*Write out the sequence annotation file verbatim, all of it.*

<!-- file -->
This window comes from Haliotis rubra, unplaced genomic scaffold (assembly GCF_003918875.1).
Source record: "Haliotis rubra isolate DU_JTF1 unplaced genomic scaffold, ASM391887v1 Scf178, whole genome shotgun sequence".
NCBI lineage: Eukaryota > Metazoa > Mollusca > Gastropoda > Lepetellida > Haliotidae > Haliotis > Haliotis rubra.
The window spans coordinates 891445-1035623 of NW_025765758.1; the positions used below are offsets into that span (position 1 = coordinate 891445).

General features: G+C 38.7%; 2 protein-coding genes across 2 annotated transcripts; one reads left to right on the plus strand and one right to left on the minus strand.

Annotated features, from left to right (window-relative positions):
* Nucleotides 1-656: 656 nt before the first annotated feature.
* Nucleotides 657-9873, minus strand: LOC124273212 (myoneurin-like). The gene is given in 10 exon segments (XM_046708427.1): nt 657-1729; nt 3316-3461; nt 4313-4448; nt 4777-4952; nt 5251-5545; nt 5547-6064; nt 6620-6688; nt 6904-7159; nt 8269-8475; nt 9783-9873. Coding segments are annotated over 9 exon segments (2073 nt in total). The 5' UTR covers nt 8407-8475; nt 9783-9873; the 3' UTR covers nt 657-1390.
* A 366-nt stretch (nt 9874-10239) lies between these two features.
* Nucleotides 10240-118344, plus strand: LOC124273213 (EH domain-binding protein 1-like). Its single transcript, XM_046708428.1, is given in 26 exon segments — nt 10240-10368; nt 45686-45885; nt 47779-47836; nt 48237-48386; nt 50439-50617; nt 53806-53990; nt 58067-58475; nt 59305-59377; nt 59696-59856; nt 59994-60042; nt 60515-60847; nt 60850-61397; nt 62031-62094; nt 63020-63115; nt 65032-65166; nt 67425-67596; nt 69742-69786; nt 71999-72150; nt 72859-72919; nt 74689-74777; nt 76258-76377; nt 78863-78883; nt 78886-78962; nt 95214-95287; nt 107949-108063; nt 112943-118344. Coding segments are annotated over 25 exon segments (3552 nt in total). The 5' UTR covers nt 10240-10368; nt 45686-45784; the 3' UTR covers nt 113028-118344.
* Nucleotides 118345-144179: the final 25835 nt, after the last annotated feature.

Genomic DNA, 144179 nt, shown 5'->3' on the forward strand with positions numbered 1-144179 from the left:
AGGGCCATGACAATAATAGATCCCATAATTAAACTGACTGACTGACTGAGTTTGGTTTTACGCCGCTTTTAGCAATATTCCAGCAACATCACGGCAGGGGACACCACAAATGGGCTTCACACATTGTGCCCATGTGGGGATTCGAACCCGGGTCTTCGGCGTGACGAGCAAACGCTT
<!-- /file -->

This window comes from Haliotis rubra, unplaced genomic scaffold (assembly GCF_003918875.1).
Source record: "Haliotis rubra isolate DU_JTF1 unplaced genomic scaffold, ASM391887v1 Scf178, whole genome shotgun sequence".
NCBI lineage: Eukaryota > Metazoa > Mollusca > Gastropoda > Lepetellida > Haliotidae > Haliotis > Haliotis rubra.
The window spans coordinates 891445-1035623 of NW_025765758.1; the positions used below are offsets into that span (position 1 = coordinate 891445).

General features: G+C 38.7%; 2 protein-coding genes across 2 annotated transcripts; one reads left to right on the plus strand and one right to left on the minus strand.

Annotated features, from left to right (window-relative positions):
* Nucleotides 1-656: 656 nt before the first annotated feature.
* Nucleotides 657-9873, minus strand: LOC124273212 (myoneurin-like). The gene is given in 10 exon segments (XM_046708427.1): nt 657-1729; nt 3316-3461; nt 4313-4448; nt 4777-4952; nt 5251-5545; nt 5547-6064; nt 6620-6688; nt 6904-7159; nt 8269-8475; nt 9783-9873. Coding segments are annotated over 9 exon segments (2073 nt in total). The 5' UTR covers nt 8407-8475; nt 9783-9873; the 3' UTR covers nt 657-1390.
* A 366-nt stretch (nt 9874-10239) lies between these two features.
* Nucleotides 10240-118344, plus strand: LOC124273213 (EH domain-binding protein 1-like). Its single transcript, XM_046708428.1, is given in 26 exon segments — nt 10240-10368; nt 45686-45885; nt 47779-47836; nt 48237-48386; nt 50439-50617; nt 53806-53990; nt 58067-58475; nt 59305-59377; nt 59696-59856; nt 59994-60042; nt 60515-60847; nt 60850-61397; nt 62031-62094; nt 63020-63115; nt 65032-65166; nt 67425-67596; nt 69742-69786; nt 71999-72150; nt 72859-72919; nt 74689-74777; nt 76258-76377; nt 78863-78883; nt 78886-78962; nt 95214-95287; nt 107949-108063; nt 112943-118344. Coding segments are annotated over 25 exon segments (3552 nt in total). The 5' UTR covers nt 10240-10368; nt 45686-45784; the 3' UTR covers nt 113028-118344.
* Nucleotides 118345-144179: the final 25835 nt, after the last annotated feature.

Genomic DNA, 144179 nt, shown 5'->3' on the forward strand with positions numbered 1-144179 from the left:
AGGGCCATGACAATAATAGATCCCATAATTAAACTGACTGACTGACTGAGTTTGGTTTTACGCCGCTTTTAGCAATATTCCAGCAACATCACGGCAGGGGACACCACAAATGGGCTTCACACATTGTGCCCATGTGGGGATTCGAACCCGGGTCTTCGGCGTGACGAGCAAACGCTT